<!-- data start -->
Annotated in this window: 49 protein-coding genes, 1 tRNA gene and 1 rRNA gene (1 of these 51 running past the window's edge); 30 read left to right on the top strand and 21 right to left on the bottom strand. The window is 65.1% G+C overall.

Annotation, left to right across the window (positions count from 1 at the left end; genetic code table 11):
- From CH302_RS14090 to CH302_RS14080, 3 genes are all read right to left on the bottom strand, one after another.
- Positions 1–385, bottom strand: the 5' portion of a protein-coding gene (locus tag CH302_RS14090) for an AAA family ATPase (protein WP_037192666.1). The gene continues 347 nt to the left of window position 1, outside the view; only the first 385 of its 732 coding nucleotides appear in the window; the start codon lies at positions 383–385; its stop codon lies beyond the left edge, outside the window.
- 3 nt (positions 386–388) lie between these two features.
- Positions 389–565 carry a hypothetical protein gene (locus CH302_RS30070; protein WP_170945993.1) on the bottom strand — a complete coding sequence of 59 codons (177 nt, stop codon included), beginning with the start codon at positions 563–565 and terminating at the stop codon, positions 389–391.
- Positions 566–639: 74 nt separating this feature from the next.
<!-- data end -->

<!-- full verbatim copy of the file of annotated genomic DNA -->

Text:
Annotated in this window: 49 protein-coding genes, 1 tRNA gene and 1 rRNA gene (1 of these 51 running past the window's edge); 30 read left to right on the top strand and 21 right to left on the bottom strand. The window is 65.1% G+C overall.

Annotation, left to right across the window (positions count from 1 at the left end; genetic code table 11):
- From CH302_RS14090 to CH302_RS14080, 3 genes are all read right to left on the bottom strand, one after another.
- Positions 1–385, bottom strand: the 5' portion of a protein-coding gene (locus tag CH302_RS14090) for an AAA family ATPase (protein WP_037192666.1). The gene continues 347 nt to the left of window position 1, outside the view; only the first 385 of its 732 coding nucleotides appear in the window; the start codon lies at positions 383–385; its stop codon lies beyond the left edge, outside the window.
- 3 nt (positions 386–388) lie between these two features.
- Positions 389–565 carry a hypothetical protein gene (locus CH302_RS30070; protein WP_170945993.1) on the bottom strand — a complete coding sequence of 59 codons (177 nt, stop codon included), beginning with the start codon at positions 563–565 and terminating at the stop codon, positions 389–391.
- Positions 566–639: 74 nt separating this feature from the next.